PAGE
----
In those moments when I’m asked to give a brief introduction, I usually explain that I’ve been publishing content online since 2004. In reality I got my start experimenting with website design in the 90s, in the days before WordPress plugins and website-designers-for-hire in foreign countries. This followed early exposure in my workplace to concepts such as “leap frogging” documents over the telephone in the late 80s and watching my organization be one of the first to operate a WWW site in the early 90s and experiment with long distance video conferencing. My early experience designing a website was quite different from the way I approach content sharing and design today. The site design process back then was more cumbersome and less sophisticated.
In the 90s personal websites were created differently than they are now. The social media landscape, as it existed back then, was different too. Popular early versions of social media were self-designed and contained neighbourhoods that included users who routinely connected and shared information with strangers online. Here’s what one user from the 90s has said about developments since then:
“Our move towards sites like Facebook […] was a movement away from online literacy. Instead of slogging through the HTML editor of [of a webpage design site] —and coming to terms with how these tools can be used to express oneself in a digital space—we chose the sleek, standardized layouts of Facebook. […] We began clicking friend buttons instead of writing in the guestbooks of neighborly strangers. It happened as we traded in our HTML editors for the sleek blue layouts and pre-set photo sizes of Facebook. In other words, we stopped being frontiersmen and started being consumers, conceding the role of maker in our Wild West to corporations. And build they did. In short, we gave up our netizenship.” (Joe Kloc, Daily Dot)
My goal in those early years was to create an online space were people in the large metropolis I was living in could share information about events in the city and meet new people. This was a personal goal that had no commercial value. I could have taken some courses and translated this early experience into a more serious interest – even a career in website design or social media consulting. Instead my experiences using various tools and approaches has continued to be part of a private affair. I post information on line because I can. I don’t operate an E-zine on a large scale, with significant financial benefits. This would place me somewhere in the middle of normal. Most people who publish online are lucky if they can pay their hosting and basic related fees for the year. If they receive invitations to events or opportunities to review products, this is a bonus.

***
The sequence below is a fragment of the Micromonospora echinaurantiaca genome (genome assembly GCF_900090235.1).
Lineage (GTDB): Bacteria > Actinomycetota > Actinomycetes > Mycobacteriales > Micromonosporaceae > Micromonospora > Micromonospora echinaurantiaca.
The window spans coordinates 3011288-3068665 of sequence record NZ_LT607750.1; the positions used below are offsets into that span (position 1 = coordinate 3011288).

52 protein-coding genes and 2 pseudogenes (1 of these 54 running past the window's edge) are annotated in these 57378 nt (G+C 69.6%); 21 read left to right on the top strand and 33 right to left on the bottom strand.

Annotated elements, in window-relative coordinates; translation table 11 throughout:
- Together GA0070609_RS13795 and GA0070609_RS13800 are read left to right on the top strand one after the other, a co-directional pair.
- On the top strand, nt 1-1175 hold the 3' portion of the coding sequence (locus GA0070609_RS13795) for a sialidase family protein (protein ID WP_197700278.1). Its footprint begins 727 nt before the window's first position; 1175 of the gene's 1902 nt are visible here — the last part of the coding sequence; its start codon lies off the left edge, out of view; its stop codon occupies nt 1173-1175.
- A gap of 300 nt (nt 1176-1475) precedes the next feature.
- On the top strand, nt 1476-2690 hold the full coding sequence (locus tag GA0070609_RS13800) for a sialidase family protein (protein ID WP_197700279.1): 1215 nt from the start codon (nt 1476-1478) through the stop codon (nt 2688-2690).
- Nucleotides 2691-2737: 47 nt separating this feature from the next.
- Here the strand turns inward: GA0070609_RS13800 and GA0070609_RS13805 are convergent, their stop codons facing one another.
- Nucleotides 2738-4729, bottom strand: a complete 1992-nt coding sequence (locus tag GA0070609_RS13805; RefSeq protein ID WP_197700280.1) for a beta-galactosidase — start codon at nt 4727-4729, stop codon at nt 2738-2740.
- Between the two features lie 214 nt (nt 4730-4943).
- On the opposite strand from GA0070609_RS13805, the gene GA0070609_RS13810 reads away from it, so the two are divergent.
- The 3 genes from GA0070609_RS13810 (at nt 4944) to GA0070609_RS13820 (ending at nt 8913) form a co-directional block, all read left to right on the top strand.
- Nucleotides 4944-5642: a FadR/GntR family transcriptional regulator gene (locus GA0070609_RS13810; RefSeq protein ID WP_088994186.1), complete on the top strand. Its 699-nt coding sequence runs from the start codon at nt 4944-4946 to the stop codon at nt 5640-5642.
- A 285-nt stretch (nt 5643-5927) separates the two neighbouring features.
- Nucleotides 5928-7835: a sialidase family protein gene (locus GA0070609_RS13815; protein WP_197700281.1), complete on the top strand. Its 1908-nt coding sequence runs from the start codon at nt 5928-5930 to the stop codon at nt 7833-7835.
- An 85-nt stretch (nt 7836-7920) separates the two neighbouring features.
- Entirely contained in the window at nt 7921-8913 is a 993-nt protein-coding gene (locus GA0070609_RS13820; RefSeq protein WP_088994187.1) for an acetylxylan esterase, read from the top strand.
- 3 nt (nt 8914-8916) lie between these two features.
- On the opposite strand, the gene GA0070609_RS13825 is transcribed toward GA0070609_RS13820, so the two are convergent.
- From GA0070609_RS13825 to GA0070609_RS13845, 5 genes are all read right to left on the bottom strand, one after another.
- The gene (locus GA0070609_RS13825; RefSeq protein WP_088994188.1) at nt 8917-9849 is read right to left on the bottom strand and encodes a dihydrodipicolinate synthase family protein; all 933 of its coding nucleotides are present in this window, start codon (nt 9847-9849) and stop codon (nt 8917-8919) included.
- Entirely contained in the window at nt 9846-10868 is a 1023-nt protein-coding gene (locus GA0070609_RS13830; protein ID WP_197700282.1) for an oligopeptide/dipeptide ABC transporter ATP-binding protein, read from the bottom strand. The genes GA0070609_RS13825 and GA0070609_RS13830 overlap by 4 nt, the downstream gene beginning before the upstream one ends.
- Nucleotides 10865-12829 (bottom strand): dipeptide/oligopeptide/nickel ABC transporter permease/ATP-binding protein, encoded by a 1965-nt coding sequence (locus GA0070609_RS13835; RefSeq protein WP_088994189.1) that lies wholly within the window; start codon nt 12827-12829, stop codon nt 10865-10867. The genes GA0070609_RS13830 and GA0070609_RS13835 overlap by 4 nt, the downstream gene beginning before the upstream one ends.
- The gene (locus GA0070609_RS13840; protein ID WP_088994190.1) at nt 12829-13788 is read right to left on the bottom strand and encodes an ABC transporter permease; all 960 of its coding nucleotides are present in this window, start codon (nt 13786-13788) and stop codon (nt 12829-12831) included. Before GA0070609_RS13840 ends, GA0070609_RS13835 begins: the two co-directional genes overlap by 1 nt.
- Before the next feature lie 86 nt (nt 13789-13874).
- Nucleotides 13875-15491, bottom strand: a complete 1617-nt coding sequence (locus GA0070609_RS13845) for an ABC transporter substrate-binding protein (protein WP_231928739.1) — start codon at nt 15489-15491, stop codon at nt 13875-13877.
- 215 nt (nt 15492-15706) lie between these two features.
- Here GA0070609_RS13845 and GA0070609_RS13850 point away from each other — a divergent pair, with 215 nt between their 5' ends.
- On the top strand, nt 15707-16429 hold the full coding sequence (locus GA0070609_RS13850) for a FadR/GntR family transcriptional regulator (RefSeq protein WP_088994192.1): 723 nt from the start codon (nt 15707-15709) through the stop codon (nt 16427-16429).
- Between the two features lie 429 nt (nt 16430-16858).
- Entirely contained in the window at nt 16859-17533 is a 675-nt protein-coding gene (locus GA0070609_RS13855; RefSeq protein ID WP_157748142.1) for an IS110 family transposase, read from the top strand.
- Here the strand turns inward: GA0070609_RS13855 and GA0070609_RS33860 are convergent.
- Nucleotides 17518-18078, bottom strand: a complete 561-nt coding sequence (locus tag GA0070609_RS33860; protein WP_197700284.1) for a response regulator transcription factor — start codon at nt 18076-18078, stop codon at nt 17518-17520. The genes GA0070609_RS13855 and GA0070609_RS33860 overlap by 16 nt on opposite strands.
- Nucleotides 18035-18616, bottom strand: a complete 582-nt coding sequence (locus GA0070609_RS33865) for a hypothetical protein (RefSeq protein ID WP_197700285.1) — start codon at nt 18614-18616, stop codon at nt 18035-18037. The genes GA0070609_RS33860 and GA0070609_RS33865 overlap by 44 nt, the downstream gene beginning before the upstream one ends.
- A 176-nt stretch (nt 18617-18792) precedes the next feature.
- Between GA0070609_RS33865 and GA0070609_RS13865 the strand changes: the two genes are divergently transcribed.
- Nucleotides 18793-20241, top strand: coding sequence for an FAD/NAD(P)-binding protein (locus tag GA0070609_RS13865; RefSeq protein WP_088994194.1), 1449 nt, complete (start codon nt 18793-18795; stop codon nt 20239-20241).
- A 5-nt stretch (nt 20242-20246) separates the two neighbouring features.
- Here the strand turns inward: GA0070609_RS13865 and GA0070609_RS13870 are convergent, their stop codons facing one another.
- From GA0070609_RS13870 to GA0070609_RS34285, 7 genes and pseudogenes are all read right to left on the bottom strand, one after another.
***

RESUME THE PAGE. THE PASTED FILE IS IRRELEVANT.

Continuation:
I’ve pretty much forgotten most details about my early experiences. Although I can picture in my mind the look of the sites that I created. I also remember my father’s comment at the time. He was impressed that I could create something online. While researching the topic of websites in the 90s and what people were creating, I came across one person’s viewpoints. “Everyone I knew in the 90s had a website. Nowadays, I don’t know anybody who does”, the commentator mused. None of his fellow commentators disagreed with him. This feedback makes me wonder about the percentage of the population who created websites then compared to nowadays. What were the perceptions of these efforts back then compared to how bloggers and online publishers are perceived today?
Recently I had a somewhat troubling experience when it became clear to me that some people see personal websites, such as blogs, as commercial operations. The traditional role of the blog as a weblog where ideas can be disseminated and shared in a non-mainstream media way appears to have been lost on some people. As long as you don’t share “isms” that tromp on people’s human rights and freedoms, aren’t personally operated websites one of the few and best ways to exercise your right to be heard and share information? Why should we consider this process to have a monetary value? Even when people do have ads on their sites, are they making a significant amount of money? Often it seems they are not. What happened to the ideals of the 90s when people propped up websites to support their individual interests and ideas, and the ideas of groups of like minded people?
Fifteen years ago I dipped my toe into the world of website creation. I’ve been experimenting since then, have learned a lot and still have a lot to learn. Throughout all of my experiences I’ve held on to the value of the individual’s voice and the important opportunity that self expression on the Internet presents.
How about you? What have your experiences been like? Are you a recent arrival to online publishing or have you had your hand in this scene for awhile now? You can comment about this posting using the comment function below or on the BCFamily.ca Facebook page. Your contribution matters so don’t be shy!
Daily Dish Archives: Pamela Chan, BCfamily.ca